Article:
In this ejecting fish scenario the attractant's job will be to get the angler just one more take by the fish. If the fish is put-off, your bait will only be taken in one time and then deemed - non-food. No second take occurs.
I really like Dick's take on the matter. I think more important than scent would be visual attractant, visual action and also angler's attention. I teach sometimes that two lines watched are no lines being watched 1/2 of the time. If you really want to catch the fish at the ultimate rate- one rod will nearly always beat two rods 1/2-attended. Be ready, be a predator. Yes, attract the fish but most importantly, don't miss the fish takes that you DO get, because you might not get another shot.
I have watched a bluegill stare down a bait for over 13 minutes at a 2 inch distance and then back away from the bait because that bait on the hook did NOT register as food. One of the components that we lack as panfish anglers is quality leader line. The stuff I am fishing with in the World Championships is .103mm thick comparing it to Suffix ICE Magic"Precision Performance Mono" at .105mm it can handle 1/3 the weight of mine - according the package. What we have on the shelves is boat rope and poor quality at that. The entire tackle (fishing line) market hinges on lures and the $$ that Bass, Muskie lures bring in - not panfish.
But- I think more people fish for gills when you combine us because even Muskie and Bass chuckers will fish bluegills at some point or they do both.
I am off to tie some lines which fish will not stare at - this will include some .08 line which will be fished on a 40-foot pole (no reel). I can't wait.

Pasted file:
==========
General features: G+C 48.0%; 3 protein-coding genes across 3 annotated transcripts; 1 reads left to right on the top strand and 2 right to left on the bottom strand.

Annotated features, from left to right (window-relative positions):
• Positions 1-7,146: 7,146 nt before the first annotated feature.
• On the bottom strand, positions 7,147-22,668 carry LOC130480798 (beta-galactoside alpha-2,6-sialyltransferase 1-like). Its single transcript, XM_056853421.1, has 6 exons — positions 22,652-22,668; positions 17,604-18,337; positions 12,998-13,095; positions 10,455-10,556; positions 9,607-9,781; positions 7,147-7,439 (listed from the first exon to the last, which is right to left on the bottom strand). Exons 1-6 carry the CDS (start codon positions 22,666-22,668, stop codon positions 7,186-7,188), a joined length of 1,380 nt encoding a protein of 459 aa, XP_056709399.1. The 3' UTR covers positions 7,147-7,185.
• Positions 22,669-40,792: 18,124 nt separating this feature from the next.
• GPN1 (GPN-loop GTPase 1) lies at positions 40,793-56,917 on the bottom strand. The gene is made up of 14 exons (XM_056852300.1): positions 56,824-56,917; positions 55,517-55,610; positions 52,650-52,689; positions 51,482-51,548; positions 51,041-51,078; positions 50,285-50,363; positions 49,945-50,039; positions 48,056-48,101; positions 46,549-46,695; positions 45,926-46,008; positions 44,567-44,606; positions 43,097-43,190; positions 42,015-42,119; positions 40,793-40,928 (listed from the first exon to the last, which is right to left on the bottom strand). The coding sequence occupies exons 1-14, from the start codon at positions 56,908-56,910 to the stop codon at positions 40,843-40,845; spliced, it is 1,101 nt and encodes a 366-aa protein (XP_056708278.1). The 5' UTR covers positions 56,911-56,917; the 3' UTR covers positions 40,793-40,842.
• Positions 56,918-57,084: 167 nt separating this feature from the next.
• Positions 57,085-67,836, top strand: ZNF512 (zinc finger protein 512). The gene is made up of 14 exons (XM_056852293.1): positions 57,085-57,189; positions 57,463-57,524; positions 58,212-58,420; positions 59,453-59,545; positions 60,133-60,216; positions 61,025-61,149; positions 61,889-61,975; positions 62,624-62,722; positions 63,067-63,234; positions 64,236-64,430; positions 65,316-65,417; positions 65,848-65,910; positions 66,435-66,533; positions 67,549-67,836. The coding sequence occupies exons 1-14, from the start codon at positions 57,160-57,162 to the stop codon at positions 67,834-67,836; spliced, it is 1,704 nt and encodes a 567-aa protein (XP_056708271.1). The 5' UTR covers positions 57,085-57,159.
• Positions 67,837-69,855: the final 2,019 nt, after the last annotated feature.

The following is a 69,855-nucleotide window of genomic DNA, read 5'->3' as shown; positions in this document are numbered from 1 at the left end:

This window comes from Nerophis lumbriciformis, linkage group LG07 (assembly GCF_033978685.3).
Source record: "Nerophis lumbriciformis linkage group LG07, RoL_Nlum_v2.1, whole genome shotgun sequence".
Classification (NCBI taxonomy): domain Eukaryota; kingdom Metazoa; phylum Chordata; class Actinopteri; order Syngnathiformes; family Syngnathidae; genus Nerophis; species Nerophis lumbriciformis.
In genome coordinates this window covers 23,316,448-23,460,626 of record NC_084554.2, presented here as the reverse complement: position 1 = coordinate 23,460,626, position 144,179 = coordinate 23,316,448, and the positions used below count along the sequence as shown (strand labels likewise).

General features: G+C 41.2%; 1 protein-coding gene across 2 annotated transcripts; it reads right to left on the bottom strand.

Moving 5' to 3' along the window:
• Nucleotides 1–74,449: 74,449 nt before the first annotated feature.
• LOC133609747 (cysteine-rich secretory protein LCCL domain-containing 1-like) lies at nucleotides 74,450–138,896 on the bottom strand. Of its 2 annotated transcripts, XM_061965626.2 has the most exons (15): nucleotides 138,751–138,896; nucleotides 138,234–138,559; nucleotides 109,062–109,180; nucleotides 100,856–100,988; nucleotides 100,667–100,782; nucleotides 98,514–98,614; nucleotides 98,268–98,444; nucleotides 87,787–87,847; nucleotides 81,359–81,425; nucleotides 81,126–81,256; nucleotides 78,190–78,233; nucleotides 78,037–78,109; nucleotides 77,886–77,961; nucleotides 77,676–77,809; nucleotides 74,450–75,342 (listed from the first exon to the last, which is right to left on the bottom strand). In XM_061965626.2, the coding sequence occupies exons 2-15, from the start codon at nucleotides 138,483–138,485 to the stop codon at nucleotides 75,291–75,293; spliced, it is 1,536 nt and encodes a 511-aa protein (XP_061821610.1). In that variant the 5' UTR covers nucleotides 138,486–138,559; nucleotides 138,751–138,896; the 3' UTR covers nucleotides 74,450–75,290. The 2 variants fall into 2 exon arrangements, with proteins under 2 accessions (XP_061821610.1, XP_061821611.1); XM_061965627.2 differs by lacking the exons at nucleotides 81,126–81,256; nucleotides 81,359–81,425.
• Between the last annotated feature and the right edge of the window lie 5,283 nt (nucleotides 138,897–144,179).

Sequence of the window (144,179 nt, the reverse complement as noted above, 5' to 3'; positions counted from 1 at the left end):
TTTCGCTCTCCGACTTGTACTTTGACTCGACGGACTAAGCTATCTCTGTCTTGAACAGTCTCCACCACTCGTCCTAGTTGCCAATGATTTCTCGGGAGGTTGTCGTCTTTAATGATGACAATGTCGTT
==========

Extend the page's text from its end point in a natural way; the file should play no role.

I use gulp panfish scent. Most days they hammer it, other days it draws them near the boat and they hit the rigs right next to it. Crappie rigs with flourocarbon snells along with various colored hair jigs and scent when they are deep or suspended.
Speaking of panfish, I was given a golden ticket by the wife to go on a fishing trip over winter break (late December early January). Instead of fishing in the frozen tundra up here I thought I would see if I could get assistance with some open water gill fishing for 2 or 3 days down south. I am looking to hire a guide for some slab gill action and a gent gave me your name Jeff. He said you may have something to offer down in your neck of the woods. I have been eyeballing the crappie corridor Greneda Lake in Mississippi for Crappie but I am interested in gills as well. Any suggestions would be greatly appreciated. Thanks much! Mark Kubal
I will try to provide you a few leads for the Santee Cooper Lakes in South Carolina Mark. I live in the Northeast Corner of North Carolina and unfortunately the period you're looking at is the slowest time of the year for gills and average for Crappie. Being a Louisiana native, I caught zero Yellow Perch so I will actually be pursuing Spawning Perch during the late December through February time frame. Now things heat up on Good Friday for Bluegill and continue through the cotton harvest in the Mid-Atlantic region. I lived in Charleston, S.C. for 13 years so I get back there often and fish....Let me check with a few of my contacts and I'll forward the information.....
I use crappie nibbles and some of the micro Gulp baits. They don't really draw bluegills in, but I fish exclusively with artificial lures and the taste of these keep the bluegill interested. They either #1 bite more aggressively when they taste this addition or #2 come back again if I miss the hook set. Not that I ever miss ;-)